This is why we have the governmental, religious, educational, medical, media and financial systems we do. They are all set up under this understanding of human nature. That some are the moms and dads and everyone else is the child who looks to mom and dad to provide/guide/protect and most importantly shield us from the consequences of our own actions.

None of us want to be told that as adults we are now the cause of our own pain or happiness based on our choices and perspectives. That of COURSE we were wounded as children, of COURSE we were all put in painful situations that we didn’t understand, of COURSE we were lied to and treated poorly. But now, as adults, it is our job to integrate all of that and move forward with new self-awareness. We get to decide if we live in the wounds forever and create more trauma/drama for ourselves and everyone around us OR if we are going to LEARN from those traumas and become more aware of reality and ourselves and therefore better, more capable creators of peace, order, structure and complexity.

So again, this is not about ignoring our wounding. This is not about ignoring reality. This is about taking that first and most important step toward growing up which is saying,

‘I am going to take responsibility for my emotions, thoughts, feelings, actions and the life I am creating for myself now that I am an adult. I am going to get curious about all my pain, all my traumas, all my circumstances so that I can LEARN something new that will empower me, rather than wishing all these things would go away or assuming I know that they shouldn’t be there and are wrong.’

It is about realizing that as a child, you did not have the power you now have. It is about being willing to integrate your wounds. Being willing to learn how reality really works. It is about being humble enough to say you are not outside of it but actually a part of reality and as long as you stay in victim mode you limit your own life to being one of pain and suffering AND you cause others pain and suffering while withholding from the world all you have to offer. This stepping out of childlike/victim mentality is realizing that you are a part of the whole and as long as you identify with your pain, ignoring how reality actually works, you cause yourself to suffer. As long as you move from your woundings rather than from your truth—you are the cause of  all your own pain, and in fact you are making life harder for everyone else by not offering whatever it is you have to give here and causing chaos wherever you go.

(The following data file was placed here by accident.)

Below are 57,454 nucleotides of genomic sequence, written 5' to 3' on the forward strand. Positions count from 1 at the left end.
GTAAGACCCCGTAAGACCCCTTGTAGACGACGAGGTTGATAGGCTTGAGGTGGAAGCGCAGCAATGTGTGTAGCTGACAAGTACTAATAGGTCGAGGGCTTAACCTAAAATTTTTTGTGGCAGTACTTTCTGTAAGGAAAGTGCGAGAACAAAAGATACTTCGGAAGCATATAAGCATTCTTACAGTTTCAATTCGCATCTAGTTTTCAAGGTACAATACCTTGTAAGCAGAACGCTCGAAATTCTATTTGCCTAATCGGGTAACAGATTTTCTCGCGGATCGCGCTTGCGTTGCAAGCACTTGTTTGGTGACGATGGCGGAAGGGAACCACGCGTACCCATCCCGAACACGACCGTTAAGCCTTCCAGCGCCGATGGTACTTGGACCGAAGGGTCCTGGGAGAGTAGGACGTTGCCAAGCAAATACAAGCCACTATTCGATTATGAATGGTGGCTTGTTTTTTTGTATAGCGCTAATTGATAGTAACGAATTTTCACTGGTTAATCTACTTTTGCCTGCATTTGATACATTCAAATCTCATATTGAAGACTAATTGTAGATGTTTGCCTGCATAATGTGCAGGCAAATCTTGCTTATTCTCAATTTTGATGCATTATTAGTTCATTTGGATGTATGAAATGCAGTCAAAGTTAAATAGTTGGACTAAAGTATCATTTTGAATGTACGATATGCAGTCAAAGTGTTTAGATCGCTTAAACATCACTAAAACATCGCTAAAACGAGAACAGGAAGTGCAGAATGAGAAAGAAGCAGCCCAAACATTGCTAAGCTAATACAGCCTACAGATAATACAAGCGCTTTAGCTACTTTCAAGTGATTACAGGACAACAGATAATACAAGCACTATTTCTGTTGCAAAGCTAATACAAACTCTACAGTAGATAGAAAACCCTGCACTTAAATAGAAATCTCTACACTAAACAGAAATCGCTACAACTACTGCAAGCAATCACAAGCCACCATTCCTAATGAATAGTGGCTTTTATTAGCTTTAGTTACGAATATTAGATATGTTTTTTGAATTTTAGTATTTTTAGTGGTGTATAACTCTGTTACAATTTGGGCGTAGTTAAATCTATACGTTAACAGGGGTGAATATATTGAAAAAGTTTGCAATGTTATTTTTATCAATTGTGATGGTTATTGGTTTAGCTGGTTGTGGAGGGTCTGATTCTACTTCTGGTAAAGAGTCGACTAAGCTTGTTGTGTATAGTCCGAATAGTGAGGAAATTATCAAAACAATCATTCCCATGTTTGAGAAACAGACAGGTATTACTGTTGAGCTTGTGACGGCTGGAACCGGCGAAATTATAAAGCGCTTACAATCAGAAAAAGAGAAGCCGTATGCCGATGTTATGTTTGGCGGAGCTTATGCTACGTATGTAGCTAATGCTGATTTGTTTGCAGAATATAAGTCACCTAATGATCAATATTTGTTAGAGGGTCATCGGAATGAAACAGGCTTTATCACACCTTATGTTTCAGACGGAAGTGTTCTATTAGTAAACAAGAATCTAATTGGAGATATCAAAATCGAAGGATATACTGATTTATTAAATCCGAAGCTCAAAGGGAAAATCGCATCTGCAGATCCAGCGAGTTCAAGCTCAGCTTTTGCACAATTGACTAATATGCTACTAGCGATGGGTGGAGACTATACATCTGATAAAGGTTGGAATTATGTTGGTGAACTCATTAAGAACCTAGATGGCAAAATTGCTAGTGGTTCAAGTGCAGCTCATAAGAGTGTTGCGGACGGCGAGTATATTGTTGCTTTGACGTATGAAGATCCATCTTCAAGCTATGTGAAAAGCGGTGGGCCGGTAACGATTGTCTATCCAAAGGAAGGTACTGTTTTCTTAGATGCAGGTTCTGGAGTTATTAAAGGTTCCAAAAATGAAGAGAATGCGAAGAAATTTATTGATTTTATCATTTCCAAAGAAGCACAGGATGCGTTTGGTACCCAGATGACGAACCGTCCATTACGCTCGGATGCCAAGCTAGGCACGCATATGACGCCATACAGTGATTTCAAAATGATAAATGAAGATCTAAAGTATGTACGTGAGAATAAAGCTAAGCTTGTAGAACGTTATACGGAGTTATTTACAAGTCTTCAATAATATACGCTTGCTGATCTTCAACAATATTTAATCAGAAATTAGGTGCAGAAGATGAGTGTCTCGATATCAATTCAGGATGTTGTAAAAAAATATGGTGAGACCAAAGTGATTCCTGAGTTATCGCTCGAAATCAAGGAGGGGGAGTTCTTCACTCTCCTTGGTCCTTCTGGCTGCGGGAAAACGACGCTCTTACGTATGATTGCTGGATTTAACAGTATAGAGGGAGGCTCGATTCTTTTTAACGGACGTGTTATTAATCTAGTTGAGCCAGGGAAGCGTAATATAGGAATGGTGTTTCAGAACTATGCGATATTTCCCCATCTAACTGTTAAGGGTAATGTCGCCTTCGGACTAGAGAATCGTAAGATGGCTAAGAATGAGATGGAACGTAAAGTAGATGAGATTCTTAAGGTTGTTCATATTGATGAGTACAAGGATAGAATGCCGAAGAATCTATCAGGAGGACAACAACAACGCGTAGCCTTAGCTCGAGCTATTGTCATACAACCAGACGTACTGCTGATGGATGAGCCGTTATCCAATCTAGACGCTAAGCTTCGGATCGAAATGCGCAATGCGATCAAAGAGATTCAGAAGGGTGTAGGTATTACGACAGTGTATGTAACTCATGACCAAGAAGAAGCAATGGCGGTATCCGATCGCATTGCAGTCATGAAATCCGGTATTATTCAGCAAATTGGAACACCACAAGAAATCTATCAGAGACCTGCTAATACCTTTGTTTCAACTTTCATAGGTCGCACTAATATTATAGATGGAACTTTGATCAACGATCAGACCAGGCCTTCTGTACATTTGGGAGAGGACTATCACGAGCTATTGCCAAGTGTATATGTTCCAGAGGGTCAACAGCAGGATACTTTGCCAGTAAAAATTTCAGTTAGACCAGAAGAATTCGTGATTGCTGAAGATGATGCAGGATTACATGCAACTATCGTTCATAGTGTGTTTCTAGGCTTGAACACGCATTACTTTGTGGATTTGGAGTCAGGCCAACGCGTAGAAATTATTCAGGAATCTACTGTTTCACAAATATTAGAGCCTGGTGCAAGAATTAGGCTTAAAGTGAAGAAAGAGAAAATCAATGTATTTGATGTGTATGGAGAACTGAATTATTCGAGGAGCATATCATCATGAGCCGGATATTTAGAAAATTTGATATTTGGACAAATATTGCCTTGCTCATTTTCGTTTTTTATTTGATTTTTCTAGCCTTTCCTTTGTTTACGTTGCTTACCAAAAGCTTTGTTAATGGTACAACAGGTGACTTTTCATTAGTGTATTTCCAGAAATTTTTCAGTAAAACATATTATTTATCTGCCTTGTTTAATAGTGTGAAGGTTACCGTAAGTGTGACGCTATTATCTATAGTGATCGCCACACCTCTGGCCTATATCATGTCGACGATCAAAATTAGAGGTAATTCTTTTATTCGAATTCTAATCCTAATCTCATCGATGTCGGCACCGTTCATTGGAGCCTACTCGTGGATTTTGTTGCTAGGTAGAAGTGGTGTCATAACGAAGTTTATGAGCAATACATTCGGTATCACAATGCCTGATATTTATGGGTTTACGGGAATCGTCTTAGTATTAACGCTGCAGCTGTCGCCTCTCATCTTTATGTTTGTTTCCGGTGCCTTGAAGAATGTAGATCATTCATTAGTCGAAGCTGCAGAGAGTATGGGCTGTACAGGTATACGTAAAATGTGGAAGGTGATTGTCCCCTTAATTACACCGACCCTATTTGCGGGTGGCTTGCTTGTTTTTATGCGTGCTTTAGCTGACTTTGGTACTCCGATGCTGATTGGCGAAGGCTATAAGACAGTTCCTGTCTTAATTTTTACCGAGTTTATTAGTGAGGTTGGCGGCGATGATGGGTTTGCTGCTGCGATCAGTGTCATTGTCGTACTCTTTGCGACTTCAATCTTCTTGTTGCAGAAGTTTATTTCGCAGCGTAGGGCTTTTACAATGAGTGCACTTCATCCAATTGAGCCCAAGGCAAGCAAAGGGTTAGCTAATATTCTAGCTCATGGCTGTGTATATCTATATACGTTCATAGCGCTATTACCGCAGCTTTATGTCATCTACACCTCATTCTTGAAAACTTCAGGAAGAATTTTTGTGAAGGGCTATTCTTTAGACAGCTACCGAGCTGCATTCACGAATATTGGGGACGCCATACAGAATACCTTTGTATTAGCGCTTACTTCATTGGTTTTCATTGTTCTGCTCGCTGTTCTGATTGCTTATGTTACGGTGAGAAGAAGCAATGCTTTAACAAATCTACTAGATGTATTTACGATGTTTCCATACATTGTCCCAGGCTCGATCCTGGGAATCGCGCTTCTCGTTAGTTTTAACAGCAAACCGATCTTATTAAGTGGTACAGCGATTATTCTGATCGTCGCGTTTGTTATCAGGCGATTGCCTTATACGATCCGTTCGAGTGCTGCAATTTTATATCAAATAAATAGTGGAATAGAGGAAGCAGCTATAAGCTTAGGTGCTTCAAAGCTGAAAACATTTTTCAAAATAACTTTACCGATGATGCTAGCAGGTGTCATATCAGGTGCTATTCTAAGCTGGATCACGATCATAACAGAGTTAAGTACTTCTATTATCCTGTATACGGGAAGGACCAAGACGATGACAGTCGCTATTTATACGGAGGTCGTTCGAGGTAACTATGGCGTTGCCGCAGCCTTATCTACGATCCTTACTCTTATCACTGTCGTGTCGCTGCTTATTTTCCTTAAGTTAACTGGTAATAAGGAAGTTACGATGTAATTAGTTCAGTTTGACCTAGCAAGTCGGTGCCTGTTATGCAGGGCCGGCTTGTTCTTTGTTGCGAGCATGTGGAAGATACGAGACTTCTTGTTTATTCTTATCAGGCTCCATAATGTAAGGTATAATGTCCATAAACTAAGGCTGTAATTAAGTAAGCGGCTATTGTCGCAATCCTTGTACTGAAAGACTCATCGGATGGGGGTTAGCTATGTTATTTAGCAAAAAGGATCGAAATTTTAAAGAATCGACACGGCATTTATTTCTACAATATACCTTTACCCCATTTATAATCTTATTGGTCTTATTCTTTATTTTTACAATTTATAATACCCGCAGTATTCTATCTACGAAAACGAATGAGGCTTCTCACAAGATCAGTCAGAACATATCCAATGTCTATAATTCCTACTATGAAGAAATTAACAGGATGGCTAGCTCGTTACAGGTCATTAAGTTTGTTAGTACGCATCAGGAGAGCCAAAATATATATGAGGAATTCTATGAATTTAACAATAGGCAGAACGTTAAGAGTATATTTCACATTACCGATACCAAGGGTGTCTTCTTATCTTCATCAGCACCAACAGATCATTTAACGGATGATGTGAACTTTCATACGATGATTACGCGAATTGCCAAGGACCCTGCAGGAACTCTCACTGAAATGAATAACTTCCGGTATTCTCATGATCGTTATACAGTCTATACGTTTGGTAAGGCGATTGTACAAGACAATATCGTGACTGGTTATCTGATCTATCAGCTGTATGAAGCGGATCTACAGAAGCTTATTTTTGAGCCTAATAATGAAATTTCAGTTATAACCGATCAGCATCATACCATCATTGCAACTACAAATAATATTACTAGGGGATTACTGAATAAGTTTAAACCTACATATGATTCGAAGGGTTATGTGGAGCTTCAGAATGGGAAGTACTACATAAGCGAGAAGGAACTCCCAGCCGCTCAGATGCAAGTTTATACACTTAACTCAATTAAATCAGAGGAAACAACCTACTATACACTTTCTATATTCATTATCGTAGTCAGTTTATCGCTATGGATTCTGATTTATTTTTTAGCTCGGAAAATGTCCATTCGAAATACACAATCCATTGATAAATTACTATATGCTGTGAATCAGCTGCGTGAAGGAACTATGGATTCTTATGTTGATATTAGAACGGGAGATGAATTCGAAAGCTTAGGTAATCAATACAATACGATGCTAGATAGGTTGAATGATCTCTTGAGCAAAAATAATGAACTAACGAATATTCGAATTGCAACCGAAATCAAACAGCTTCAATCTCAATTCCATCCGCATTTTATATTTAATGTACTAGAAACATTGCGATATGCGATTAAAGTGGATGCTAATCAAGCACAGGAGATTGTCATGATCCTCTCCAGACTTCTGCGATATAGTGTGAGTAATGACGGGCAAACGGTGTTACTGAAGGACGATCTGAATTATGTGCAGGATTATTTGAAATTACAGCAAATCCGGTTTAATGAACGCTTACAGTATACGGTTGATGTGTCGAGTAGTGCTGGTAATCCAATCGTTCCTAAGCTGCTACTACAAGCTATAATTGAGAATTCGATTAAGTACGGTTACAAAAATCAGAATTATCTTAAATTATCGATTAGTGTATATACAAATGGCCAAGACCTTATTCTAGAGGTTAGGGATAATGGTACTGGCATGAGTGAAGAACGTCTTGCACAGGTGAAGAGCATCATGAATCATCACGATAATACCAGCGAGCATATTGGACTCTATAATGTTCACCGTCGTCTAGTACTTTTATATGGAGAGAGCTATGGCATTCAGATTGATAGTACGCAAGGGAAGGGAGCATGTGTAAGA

You will recognize that even if you were working from the most innocent and lovely wounding—believing that if you just subdued and suppressed yourself enough that you would make everyone around you happy and then you could be happy too—that by doing this you were causing chaos.

You were acting like the parent who protects their child from the consequences of their actions, which only stunts their growth.

You will see that acting from wounding where you manipulate yourself to be what others want you to be, you are causing everyone pain. It may seem like you are helping them in the moment by not making them uncomfortable, but in the long run, no one wins. Even the wounds that led you to be someone who considers themselves a martyr who lives for others will one day see that this self-sacrifice was no service at all. That this self-sacrifice was simply a removal of the self from the whole. That to live to serve others wants and needs in this moment—not seeing that oftentimes what is wanted and needed in this moment is really just THEIR trauma talking—we cause more chaos and drama than we resolve. It can be a hard pill to swallow when you really thought you were doing everyone favors by not being you, but it is an important thing to see. As long as you are acting from wounds, even with the best of intentions, no one is winning. Everyone is suffering.

When you are ready to grow up, you will see that who and what you are IS your service to the world. That you figuring out who you are, and then living in authentic alignment with that—having integrated your wounds and realizing what they had to offer you, by listening to your emotions and thoughts and allowing them to lead you to the life that resonates with you—you become a powerful creator who is happy and joyful. Your ultimate fulfillment will come FROM taking compete responsibility or yourself, because it is only when you do that, that you can know yourself. And you can only be fulfilled through self-expression, and in order to express yourself you must know yourself. When you let go of identifying with your pain and struggle, when you allow yourself to see that your suffering and pain are teachers, you will find yourself, and in that you will find what you have to offer all of us.

You can do this.



Author perceptiontrainers